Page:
Daily Management Review

Goldman bets on emerging-market stocks


03/15/2018


Goldman Sachs Asset Management considers shares of developing countries the best option for investment after the February fall in the value of assets, writes Bloomberg.



Eva K.
Eva K.
Unlike previous cases of market correction, when developing countries watched a large outflow of capital, customers invested more money in the riskiest assets this time, said International GSAM CEO Sheila Patel. This was a sensible strategy last month, when the return on investment in EM shares was 3.1% compared to 2.5% for US stocks.

The division of Goldman Sachs Group Inc., which manages assets of more than $ 1 trillion, chimed with GMO, Voya Investment Management and JPMorgan Chase & Co. They also note the benefits of developing markets for their customers after the main stock index rose by more than 75% since early 2016. Bulls argue that support for EM shares is provided by the growth of companies' profits, historically low valuations of assets and lower volatility compared with the shares of developed countries.

According to Patel, GSAM is particularly positive about the shares of Indian companies in the health sector, the Mexican consumer sector shares, as well as the Argentine debt. She expects the Indian government to increase health care spending under Prime Minister Narendra Modi. And although political risks cannot be ignored, investors' pessimism towards Mexico and Argentina is exaggerated, she noted.

GSAM also looks closely at the markets of Saudi Arabia. "I think that Saudi Arabia is certainly another place that, given the likely inclusion in MSCI and, again, a very favorable demographic situation, attracts a lot of attention of our customers who want to understand what opportunities can exist for this market" - said Patel.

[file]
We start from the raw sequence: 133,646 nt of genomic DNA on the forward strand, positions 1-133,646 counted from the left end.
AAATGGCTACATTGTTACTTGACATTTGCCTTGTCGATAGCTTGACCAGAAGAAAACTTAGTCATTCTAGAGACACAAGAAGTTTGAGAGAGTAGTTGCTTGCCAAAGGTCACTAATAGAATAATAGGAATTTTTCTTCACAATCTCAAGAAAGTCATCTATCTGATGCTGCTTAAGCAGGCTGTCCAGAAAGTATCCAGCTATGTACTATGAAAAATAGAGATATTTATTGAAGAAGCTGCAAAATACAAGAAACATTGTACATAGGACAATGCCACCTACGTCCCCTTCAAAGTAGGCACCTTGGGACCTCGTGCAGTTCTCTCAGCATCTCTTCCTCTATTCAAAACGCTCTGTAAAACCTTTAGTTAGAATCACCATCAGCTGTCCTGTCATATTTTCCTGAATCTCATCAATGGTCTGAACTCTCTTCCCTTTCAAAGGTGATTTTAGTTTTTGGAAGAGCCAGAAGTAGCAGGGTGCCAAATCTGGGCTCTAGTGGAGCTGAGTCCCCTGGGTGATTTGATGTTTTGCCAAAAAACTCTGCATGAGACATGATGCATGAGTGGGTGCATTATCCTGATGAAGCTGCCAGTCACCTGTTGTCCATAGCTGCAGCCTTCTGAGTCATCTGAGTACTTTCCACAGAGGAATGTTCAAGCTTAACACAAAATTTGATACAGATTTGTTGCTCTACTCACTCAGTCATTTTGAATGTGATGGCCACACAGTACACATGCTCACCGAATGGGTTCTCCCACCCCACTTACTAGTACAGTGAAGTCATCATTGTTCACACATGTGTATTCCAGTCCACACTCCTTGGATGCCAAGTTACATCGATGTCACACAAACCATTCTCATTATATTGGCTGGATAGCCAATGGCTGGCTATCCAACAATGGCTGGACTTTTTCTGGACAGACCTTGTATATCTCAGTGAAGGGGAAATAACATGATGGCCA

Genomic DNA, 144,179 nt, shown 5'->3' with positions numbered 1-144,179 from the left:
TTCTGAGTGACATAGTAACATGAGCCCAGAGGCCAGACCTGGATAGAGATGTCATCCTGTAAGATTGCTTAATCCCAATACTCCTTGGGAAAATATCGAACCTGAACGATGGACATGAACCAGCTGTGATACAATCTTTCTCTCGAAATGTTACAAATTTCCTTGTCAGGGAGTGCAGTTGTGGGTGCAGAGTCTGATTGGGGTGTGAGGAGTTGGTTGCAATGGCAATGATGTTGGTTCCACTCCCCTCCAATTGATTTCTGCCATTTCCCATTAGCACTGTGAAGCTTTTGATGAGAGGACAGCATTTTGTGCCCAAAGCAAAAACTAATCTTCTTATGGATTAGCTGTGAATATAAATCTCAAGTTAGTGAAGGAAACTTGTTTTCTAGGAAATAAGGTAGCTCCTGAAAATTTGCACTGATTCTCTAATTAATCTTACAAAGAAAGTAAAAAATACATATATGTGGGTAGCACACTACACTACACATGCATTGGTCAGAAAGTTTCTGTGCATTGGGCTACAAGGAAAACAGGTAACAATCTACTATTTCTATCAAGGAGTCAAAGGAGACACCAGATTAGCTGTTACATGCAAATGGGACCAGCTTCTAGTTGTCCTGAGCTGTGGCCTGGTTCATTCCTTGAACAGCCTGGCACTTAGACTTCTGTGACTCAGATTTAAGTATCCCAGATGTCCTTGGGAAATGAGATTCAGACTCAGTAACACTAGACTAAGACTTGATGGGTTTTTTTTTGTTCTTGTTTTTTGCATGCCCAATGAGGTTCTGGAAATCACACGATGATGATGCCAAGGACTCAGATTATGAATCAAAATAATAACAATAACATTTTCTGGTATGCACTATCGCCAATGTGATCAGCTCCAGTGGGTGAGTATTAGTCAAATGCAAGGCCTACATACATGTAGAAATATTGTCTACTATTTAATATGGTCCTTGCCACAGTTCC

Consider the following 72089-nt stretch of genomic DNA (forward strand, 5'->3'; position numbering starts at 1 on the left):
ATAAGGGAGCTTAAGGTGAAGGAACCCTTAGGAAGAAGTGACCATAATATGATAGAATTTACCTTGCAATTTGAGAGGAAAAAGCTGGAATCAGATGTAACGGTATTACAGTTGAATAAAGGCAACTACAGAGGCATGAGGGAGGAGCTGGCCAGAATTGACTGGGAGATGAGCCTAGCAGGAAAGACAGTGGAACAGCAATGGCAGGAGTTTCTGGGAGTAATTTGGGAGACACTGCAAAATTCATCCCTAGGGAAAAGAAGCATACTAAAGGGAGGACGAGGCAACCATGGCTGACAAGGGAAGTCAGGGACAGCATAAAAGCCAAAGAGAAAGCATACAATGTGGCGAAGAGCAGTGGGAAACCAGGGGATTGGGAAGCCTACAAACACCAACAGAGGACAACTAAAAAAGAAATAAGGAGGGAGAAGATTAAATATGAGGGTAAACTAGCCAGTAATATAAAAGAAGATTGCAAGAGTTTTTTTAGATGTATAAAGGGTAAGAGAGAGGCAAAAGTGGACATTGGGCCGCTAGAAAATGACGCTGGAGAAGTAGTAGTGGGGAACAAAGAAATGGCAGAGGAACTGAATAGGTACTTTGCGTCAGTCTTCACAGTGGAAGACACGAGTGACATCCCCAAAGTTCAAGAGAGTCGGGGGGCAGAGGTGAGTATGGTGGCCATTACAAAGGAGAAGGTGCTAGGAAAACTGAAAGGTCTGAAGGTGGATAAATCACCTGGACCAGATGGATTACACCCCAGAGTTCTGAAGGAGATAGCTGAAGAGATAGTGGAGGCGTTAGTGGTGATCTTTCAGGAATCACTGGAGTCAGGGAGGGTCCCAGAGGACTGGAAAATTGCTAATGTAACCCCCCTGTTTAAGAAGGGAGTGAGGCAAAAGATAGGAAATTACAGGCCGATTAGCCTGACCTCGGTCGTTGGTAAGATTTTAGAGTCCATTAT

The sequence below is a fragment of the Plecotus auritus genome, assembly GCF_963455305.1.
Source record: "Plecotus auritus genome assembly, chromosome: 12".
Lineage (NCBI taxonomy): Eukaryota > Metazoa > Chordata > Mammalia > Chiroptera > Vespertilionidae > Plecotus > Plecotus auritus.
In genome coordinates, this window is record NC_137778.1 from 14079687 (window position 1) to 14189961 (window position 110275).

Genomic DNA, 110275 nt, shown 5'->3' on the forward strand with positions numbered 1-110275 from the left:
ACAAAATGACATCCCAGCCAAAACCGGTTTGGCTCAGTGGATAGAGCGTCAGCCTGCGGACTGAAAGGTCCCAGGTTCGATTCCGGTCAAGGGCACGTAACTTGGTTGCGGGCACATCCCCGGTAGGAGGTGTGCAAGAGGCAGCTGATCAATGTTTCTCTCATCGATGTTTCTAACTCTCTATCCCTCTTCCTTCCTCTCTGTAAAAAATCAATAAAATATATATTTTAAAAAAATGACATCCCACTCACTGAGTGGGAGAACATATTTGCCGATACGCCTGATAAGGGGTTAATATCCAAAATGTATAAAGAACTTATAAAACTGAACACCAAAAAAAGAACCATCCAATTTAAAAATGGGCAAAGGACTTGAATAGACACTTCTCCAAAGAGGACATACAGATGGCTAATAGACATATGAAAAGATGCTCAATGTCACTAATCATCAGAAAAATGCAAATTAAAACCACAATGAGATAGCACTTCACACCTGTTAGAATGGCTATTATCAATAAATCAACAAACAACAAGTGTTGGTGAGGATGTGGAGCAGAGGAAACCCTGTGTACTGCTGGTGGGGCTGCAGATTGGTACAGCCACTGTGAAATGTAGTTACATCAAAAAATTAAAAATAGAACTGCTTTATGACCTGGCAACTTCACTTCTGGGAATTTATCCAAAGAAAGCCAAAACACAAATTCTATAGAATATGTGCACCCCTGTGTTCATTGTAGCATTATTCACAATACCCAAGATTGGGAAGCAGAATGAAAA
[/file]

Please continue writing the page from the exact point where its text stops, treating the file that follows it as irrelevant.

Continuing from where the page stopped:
Even four increases in the rate of the US Federal Reserve are unlikely to weaken investors' appetite for risk. The growth of shares in emerging markets followed 19 of the last 22 increases in the Fed’s rate. In all cases, except for seven, rally EM shares occurred within a week after the increase.

Everything boils down to fundamental economic indicators. The degree to which developing economies outperform developed in terms of growth rates is increasing. This and the high valuation of the companies' profits should support the assets of EM, regardless of how the rate of the Federal Reserve changes, says Francois Savary, investment director of Prime Partners SA in Geneva.

source: bloomberg.com






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